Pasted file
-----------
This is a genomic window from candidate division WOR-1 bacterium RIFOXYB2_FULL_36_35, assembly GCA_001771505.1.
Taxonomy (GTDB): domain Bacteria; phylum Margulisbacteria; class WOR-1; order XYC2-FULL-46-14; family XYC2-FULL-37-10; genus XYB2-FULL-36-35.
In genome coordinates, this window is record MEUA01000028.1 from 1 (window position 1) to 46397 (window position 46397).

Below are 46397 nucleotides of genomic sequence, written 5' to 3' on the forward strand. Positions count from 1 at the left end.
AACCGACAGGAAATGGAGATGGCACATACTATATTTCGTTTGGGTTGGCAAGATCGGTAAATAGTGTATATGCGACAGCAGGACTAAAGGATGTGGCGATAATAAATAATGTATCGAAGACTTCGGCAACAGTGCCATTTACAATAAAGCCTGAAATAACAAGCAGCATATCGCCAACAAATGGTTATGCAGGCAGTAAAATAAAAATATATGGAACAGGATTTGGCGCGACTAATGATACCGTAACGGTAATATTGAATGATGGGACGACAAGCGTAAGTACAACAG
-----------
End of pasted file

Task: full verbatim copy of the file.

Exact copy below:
This is a genomic window from candidate division WOR-1 bacterium RIFOXYB2_FULL_36_35, assembly GCA_001771505.1.
Taxonomy (GTDB): domain Bacteria; phylum Margulisbacteria; class WOR-1; order XYC2-FULL-46-14; family XYC2-FULL-37-10; genus XYB2-FULL-36-35.
In genome coordinates, this window is record MEUA01000028.1 from 1 (window position 1) to 46397 (window position 46397).

Below are 46397 nucleotides of genomic sequence, written 5' to 3' on the forward strand. Positions count from 1 at the left end.
AACCGACAGGAAATGGAGATGGCACATACTATATTTCGTTTGGGTTGGCAAGATCGGTAAATAGTGTATATGCGACAGCAGGACTAAAGGATGTGGCGATAATAAATAATGTATCGAAGACTTCGGCAACAGTGCCATTTACAATAAAGCCTGAAATAACAAGCAGCATATCGCCAACAAATGGTTATGCAGGCAGTAAAATAAAAATATATGGAACAGGATTTGGCGCGACTAATGATACCGTAACGGTAATATTGAATGATGGGACGACAAGCGTAAGTACAACAG